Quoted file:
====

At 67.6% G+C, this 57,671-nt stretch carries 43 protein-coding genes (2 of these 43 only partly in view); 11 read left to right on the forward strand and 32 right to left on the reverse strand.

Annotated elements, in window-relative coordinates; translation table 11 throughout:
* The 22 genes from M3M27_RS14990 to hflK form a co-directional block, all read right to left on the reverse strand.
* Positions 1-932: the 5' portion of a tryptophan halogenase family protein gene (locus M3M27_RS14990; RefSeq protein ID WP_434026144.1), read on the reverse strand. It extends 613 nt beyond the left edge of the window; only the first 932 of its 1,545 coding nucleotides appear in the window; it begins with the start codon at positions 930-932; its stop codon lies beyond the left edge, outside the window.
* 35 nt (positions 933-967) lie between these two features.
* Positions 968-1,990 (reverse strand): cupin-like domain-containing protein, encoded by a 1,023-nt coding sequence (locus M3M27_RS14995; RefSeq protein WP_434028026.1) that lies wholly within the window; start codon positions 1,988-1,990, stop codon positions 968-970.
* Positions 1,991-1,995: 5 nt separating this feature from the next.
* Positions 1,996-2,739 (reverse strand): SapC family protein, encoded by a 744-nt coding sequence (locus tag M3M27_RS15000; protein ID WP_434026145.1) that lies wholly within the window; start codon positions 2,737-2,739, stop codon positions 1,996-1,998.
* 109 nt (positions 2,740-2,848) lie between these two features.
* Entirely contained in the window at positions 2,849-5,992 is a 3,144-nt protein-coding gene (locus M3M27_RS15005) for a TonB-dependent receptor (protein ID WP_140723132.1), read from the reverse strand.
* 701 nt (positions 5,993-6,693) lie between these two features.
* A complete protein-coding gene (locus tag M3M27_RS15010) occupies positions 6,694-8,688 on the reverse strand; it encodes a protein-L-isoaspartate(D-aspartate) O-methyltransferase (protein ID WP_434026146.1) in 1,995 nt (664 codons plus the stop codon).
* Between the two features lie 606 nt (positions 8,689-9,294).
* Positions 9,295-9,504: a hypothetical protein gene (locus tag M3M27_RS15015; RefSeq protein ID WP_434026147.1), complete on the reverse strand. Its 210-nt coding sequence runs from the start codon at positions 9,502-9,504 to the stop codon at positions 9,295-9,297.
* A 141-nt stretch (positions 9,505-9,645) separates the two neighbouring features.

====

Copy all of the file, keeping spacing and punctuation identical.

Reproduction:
At 67.6% G+C, this 57,671-nt stretch carries 43 protein-coding genes (2 of these 43 only partly in view); 11 read left to right on the forward strand and 32 right to left on the reverse strand.

Annotated elements, in window-relative coordinates; translation table 11 throughout:
* The 22 genes from M3M27_RS14990 to hflK form a co-directional block, all read right to left on the reverse strand.
* Positions 1-932: the 5' portion of a tryptophan halogenase family protein gene (locus M3M27_RS14990; RefSeq protein ID WP_434026144.1), read on the reverse strand. It extends 613 nt beyond the left edge of the window; only the first 932 of its 1,545 coding nucleotides appear in the window; it begins with the start codon at positions 930-932; its stop codon lies beyond the left edge, outside the window.
* 35 nt (positions 933-967) lie between these two features.
* Positions 968-1,990 (reverse strand): cupin-like domain-containing protein, encoded by a 1,023-nt coding sequence (locus M3M27_RS14995; RefSeq protein WP_434028026.1) that lies wholly within the window; start codon positions 1,988-1,990, stop codon positions 968-970.
* Positions 1,991-1,995: 5 nt separating this feature from the next.
* Positions 1,996-2,739 (reverse strand): SapC family protein, encoded by a 744-nt coding sequence (locus tag M3M27_RS15000; protein ID WP_434026145.1) that lies wholly within the window; start codon positions 2,737-2,739, stop codon positions 1,996-1,998.
* 109 nt (positions 2,740-2,848) lie between these two features.
* Entirely contained in the window at positions 2,849-5,992 is a 3,144-nt protein-coding gene (locus M3M27_RS15005) for a TonB-dependent receptor (protein ID WP_140723132.1), read from the reverse strand.
* 701 nt (positions 5,993-6,693) lie between these two features.
* A complete protein-coding gene (locus tag M3M27_RS15010) occupies positions 6,694-8,688 on the reverse strand; it encodes a protein-L-isoaspartate(D-aspartate) O-methyltransferase (protein ID WP_434026146.1) in 1,995 nt (664 codons plus the stop codon).
* Between the two features lie 606 nt (positions 8,689-9,294).
* Positions 9,295-9,504: a hypothetical protein gene (locus tag M3M27_RS15015; RefSeq protein ID WP_434026147.1), complete on the reverse strand. Its 210-nt coding sequence runs from the start codon at positions 9,502-9,504 to the stop codon at positions 9,295-9,297.
* A 141-nt stretch (positions 9,505-9,645) separates the two neighbouring features.